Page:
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cellular targets or a strengthening of the innervation of parvalbumin-positive GABAergic neurons in layer III (Eid et al., 1999) and layer V cells. Such local changes in the EC may eventually result in a hyperexcitable network and contribute to the development of chronic epilepsy. Similarly, the dramatic neuronal death in area CA1 of the hippocampus in TLE will certainly lead to marked changes in the local circuitry of CA1 and will also affect both the monosynaptic afferents from area CA3 (and possibly surviving fibers originating in EC layer III) and the efferent connections to the subiculum and the EC. Jointly, these changes are likely to have pronounced, deleterious effects on hippocampal and parahippocampal function. Several scenarios can be predicted from knowledge of the normal connectivity of area CA1, and may have significance in the pathophysiology of TLE. For example, afferent connections from area CA3 and the EC will either deteriorate or reorganize such that new postsynaptic contacts will be established onto surviving neurons. Likewise, massive local reorganizations in synaptic connectivity are expected at the level of the subiculum, where CA1 neurons normally establish a dense innervation of interneurons and along dendrites and soma of principal cells. At the level of EC layer V, the most likely fiber system to participate in a presumed reorganization in TLE is the remaining subiculoentorhinal connection (cf. Fig. 1B). The specific functional roles of area CA1, either locally or through its intricate interconnections with other components of the parahippocampal– hippocampal network, have only recently begun to undergo experimental scrutiny. Thus, the relevance of the CA3-to-CA1 projection was studied by disconnecting CA1 from CA3 so that the majority of pyramidal cells in CA1 had excitatory connections only with the EC (Brun et al., 2002). The results of the electrophysiological and behavioral analyses indicated that the direct projection from EC and the local circuitry of CA1 are sufficient for converting spatially modulated signals from EC to accurate place representations in CA1. However, efficient storage of spatial memory requires the additional participation of CA3. Although this finding does not reveal the overall

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functional effects of major neuron death in area CA1, as seen in TLE, these data suggest that such pathology will lead to dramatic effects on learning and memory capacities of the system (see below). Comparable experiments are clearly needed to assess the effect of disconnecting CA1 from the subiculum and the EC. Complementary information will also come from new animal models of epilepsy that are caused by initial damage to layer III pyramidal cells in the EC (see below). These animals provide an opportunity to assess the excitatory CA3-to-CA1 connection in vivo following the functional isolation of CA1 pyramidal cells from their excitatory entorhinal input.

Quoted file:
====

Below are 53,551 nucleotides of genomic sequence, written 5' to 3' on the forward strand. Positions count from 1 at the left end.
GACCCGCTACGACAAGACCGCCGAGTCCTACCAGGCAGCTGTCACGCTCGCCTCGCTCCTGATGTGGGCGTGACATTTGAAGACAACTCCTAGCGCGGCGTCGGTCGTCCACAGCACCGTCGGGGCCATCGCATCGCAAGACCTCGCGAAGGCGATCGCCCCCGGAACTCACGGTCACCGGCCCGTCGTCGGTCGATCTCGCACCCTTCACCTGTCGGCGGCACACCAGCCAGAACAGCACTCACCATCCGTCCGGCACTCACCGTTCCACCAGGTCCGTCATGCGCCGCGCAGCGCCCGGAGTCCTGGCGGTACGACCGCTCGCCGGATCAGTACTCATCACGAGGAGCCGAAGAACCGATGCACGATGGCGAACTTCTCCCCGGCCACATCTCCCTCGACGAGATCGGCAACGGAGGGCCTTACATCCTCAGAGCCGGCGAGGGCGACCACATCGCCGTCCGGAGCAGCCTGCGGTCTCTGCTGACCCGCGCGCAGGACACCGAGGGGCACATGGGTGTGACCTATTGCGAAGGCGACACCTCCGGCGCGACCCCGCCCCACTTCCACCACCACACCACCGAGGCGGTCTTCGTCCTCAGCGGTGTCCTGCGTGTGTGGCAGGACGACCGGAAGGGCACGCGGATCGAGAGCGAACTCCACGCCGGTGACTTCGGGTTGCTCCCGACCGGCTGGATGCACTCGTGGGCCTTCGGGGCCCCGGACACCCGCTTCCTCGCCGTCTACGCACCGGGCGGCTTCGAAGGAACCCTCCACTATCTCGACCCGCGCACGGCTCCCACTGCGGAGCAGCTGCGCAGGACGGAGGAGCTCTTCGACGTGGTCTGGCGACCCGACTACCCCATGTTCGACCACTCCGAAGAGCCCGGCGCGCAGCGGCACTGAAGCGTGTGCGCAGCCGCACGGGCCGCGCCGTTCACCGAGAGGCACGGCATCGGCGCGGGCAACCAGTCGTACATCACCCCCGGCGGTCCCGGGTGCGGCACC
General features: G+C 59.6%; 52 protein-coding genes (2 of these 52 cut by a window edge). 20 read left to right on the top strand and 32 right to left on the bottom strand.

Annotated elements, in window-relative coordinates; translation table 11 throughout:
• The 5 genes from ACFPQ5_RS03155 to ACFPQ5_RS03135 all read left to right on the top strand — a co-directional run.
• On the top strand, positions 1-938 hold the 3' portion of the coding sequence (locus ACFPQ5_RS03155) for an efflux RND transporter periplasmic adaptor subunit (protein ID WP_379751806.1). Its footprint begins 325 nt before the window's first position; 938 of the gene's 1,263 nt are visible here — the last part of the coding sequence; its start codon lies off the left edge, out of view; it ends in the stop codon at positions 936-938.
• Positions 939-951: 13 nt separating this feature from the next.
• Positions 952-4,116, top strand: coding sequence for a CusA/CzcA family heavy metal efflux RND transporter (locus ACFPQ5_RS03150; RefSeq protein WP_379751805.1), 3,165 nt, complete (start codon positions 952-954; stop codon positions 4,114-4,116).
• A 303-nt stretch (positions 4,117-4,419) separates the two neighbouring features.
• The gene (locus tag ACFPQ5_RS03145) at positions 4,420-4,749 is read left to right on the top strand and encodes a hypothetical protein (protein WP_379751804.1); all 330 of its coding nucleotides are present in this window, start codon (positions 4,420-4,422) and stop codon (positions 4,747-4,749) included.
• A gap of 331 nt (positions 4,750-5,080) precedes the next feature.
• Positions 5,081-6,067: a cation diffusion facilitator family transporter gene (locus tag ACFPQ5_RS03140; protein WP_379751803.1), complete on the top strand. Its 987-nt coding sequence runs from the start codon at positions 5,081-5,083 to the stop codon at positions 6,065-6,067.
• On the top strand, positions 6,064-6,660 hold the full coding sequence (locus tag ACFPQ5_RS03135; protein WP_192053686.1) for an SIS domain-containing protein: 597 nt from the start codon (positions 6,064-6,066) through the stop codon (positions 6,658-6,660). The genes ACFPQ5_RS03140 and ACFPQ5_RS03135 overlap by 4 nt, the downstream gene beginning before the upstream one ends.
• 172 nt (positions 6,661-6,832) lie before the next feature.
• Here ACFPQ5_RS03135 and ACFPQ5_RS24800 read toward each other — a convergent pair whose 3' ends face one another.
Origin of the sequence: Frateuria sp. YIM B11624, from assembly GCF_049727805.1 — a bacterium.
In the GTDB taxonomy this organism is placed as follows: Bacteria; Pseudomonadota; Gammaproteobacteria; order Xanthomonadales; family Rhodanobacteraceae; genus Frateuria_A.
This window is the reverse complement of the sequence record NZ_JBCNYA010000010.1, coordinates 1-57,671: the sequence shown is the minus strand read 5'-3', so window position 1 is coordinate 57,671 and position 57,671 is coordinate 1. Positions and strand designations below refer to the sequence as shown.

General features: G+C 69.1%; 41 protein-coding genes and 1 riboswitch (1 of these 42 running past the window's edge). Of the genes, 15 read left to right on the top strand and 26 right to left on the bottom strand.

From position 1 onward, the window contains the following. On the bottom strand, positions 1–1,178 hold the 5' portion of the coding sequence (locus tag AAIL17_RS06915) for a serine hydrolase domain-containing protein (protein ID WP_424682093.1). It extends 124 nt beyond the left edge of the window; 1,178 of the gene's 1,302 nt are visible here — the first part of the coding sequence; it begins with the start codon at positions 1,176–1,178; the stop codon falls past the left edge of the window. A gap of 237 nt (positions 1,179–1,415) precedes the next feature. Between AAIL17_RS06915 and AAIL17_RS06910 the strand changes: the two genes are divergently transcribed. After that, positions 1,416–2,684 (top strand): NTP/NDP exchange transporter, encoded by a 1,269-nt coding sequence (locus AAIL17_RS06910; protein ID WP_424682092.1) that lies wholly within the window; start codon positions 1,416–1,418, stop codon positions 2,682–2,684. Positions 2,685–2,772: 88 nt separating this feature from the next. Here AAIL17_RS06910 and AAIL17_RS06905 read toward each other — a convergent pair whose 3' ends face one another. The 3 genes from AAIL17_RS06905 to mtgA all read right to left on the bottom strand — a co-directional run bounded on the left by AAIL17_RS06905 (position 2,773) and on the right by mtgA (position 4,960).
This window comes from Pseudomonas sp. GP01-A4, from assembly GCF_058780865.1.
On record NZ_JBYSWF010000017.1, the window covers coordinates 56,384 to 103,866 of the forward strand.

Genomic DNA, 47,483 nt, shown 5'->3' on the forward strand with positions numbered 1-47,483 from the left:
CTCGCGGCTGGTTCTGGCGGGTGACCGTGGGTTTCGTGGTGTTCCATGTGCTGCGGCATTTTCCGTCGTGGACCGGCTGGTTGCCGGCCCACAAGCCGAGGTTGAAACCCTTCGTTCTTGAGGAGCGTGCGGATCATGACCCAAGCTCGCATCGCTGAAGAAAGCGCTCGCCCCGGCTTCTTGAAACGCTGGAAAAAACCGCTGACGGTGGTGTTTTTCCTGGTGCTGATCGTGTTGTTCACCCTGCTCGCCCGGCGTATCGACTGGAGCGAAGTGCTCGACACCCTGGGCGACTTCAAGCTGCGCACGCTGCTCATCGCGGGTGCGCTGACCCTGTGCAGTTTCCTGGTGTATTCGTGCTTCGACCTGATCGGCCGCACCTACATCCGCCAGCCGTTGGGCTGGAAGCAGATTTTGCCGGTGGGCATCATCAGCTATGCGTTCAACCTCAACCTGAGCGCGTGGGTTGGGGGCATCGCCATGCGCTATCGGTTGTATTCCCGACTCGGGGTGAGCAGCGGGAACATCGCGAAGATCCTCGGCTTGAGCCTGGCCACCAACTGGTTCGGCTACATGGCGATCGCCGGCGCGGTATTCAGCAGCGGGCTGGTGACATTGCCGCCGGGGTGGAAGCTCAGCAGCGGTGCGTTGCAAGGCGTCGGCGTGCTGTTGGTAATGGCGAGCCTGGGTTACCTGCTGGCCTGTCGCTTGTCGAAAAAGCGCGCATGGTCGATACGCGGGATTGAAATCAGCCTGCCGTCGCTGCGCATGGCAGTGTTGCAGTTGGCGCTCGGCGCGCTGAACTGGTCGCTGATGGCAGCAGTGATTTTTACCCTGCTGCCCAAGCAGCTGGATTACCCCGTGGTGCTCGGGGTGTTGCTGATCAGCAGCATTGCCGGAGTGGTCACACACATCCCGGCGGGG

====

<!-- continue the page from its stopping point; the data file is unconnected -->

5. EC lesions and memory impairment Physiological studies in humans and non-human primates strongly indicate a role of the EC in memory function. Supportive data come from experiments determining neural activity (see Suzuki, 1999, for review), cerebral blood flow (Klingberg et al., 1994), and chemical activation patterns (Sybirska et al., 2000) in various learning paradigms. Thus, the EC constitutes a relay station, mediating the reciprocal interactions between perirhinal and parahippocampal cortices on one hand, and the hippocampus on the other. Together with other regions of the medial temporal lobe, the EC-and possibly certain ‘modules’ within the structure (Solodkin and Van Hoesen, 1996) - appears to be of particular importance for establishing long-term memory for facts and events (declarative memory) (Squire and ZolaMorgan, 1991). More specifically, the extrahippocampal structures most likely mediate some form of ‘semantic information’, whereas the hippocampus is responsible for the recollection of particular episodes. Parahippocampally generated associations between distinct stimuli can thus be used through interactive circuits of and with the hippocampus as a basis for conscious recollection (Eichenbaum, 2002). The role of the EC and associated brain areas in memory is frequently examined in humans and animals with medial temporal lobe damage. This